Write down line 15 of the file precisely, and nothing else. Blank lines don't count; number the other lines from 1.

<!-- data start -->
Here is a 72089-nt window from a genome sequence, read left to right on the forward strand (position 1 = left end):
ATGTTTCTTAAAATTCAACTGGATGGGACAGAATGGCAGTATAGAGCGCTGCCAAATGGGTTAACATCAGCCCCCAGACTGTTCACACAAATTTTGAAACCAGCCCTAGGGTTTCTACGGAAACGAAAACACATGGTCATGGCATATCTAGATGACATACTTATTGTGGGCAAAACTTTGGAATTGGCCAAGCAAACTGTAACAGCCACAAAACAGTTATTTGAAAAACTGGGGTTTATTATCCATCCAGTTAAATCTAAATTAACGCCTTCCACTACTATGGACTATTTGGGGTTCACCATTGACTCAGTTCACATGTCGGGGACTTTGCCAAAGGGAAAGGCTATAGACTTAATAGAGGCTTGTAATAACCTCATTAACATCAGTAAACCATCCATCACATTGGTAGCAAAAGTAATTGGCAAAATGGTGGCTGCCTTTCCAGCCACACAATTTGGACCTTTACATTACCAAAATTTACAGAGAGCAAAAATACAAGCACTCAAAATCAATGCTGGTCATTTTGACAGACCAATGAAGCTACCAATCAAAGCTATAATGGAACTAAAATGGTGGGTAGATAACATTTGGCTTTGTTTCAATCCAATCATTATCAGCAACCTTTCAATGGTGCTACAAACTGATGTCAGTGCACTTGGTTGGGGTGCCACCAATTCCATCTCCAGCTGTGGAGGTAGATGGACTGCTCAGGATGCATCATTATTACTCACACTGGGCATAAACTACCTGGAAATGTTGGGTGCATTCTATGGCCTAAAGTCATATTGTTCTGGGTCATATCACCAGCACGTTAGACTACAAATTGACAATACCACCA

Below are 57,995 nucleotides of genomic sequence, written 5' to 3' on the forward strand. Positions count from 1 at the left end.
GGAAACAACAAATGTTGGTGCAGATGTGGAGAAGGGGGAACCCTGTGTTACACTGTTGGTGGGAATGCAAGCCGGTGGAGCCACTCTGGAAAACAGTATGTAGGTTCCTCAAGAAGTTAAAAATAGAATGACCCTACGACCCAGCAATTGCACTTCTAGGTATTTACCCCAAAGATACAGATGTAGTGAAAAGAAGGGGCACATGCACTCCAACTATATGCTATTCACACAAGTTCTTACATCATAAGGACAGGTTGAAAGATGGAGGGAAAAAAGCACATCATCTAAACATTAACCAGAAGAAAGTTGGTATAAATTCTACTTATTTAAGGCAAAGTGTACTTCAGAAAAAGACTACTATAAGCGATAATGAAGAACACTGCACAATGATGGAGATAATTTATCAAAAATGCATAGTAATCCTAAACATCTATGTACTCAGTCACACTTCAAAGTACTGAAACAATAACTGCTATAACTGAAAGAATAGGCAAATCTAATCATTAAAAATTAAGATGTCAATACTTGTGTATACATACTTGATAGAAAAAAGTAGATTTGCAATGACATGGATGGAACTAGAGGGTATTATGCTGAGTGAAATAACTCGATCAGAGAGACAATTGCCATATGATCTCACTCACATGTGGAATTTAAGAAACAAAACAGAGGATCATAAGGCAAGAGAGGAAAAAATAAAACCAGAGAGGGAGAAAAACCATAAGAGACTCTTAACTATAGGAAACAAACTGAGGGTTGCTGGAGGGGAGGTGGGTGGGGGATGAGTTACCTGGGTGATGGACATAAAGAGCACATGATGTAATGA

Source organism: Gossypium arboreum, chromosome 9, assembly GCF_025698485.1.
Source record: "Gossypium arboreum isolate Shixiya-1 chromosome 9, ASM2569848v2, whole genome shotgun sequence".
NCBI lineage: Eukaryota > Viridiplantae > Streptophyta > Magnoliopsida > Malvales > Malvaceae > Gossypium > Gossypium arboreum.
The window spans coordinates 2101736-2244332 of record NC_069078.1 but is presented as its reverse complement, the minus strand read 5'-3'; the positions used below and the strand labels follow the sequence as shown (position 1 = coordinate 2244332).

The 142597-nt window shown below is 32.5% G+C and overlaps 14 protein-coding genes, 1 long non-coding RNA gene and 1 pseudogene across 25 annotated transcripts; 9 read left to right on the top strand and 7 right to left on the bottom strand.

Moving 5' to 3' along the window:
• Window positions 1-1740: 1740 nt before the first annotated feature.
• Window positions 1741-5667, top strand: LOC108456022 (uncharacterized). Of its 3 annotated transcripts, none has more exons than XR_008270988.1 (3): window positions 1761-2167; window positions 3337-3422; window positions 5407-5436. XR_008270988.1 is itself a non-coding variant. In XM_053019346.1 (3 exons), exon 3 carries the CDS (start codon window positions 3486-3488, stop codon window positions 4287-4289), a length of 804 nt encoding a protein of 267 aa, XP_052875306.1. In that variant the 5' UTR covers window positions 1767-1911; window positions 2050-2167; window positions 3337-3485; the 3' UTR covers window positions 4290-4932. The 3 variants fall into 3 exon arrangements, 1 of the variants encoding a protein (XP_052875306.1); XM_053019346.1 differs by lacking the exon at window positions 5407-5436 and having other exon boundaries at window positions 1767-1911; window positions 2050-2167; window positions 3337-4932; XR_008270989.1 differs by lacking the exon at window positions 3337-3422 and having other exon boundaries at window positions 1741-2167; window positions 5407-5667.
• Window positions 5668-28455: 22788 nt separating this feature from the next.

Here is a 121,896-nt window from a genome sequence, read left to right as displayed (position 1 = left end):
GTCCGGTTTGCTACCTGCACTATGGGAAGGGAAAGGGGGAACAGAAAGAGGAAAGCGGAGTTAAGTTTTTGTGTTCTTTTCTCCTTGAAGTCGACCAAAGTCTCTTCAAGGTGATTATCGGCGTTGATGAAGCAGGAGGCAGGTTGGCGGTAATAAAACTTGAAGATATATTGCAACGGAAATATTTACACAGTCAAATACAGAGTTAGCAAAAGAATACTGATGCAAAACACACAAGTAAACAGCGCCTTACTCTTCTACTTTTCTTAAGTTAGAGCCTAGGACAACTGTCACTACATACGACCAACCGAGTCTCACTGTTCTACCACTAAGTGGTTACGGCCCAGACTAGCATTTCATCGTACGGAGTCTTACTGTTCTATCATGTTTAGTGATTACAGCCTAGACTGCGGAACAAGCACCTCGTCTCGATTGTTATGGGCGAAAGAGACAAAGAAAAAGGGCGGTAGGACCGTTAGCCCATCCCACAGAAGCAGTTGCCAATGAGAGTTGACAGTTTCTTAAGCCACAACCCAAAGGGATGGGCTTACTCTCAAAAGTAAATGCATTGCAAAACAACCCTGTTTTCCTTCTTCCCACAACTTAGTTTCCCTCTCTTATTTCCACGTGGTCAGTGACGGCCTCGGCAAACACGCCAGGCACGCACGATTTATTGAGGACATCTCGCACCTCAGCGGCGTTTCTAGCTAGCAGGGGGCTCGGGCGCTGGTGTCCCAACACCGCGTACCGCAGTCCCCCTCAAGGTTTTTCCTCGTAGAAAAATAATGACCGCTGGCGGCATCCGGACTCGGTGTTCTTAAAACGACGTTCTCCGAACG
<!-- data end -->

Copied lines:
GTCCGGTTTGCTACCTGCACTATGGGAAGGGAAAGGGGGAACAGAAAGAGGAAAGCGGAGTTAAGTTTTTGTGTTCTTTTCTCCTTGAAGTCGACCAAAGTCTCTTCAAGGTGATTATCGGCGTTGATGAAGCAGGAGGCAGGTTGGCGGTAATAAAACTTGAAGATATATTGCAACGGAAATATTTACACAGTCAAATACAGAGTTAGCAAAAGAATACTGATGCAAAACACACAAGTAAACAGCGCCTTACTCTTCTACTTTTCTTAAGTTAGAGCCTAGGACAACTGTCACTACATACGACCAACCGAGTCTCACTGTTCTACCACTAAGTGGTTACGGCCCAGACTAGCATTTCATCGTACGGAGTCTTACTGTTCTATCATGTTTAGTGATTACAGCCTAGACTGCGGAACAAGCACCTCGTCTCGATTGTTATGGGCGAAAGAGACAAAGAAAAAGGGCGGTAGGACCGTTAGCCCATCCCACAGAAGCAGTTGCCAATGAGAGTTGACAGTTTCTTAAGCCACAACCCAAAGGGATGGGCTTACTCTCAAAAGTAAATGCATTGCAAAACAACCCTGTTTTCCTTCTTCCCACAACTTAGTTTCCCTCTCTTATTTCCACGTGGTCAGTGACGGCCTCGGCAAACACGCCAGGCACGCACGATTTATTGAGGACATCTCGCACCTCAGCGGCGTTTCTAGCTAGCAGGGGGCTCGGGCGCTGGTGTCCCAACACCGCGTACCGCAGTCCCCCTCAAGGTTTTTCCTCGTAGAAAAATAATGACCGCTGGCGGCATCCGGACTCGGTGTTCTTAAAACGACGTTCTCCGAACG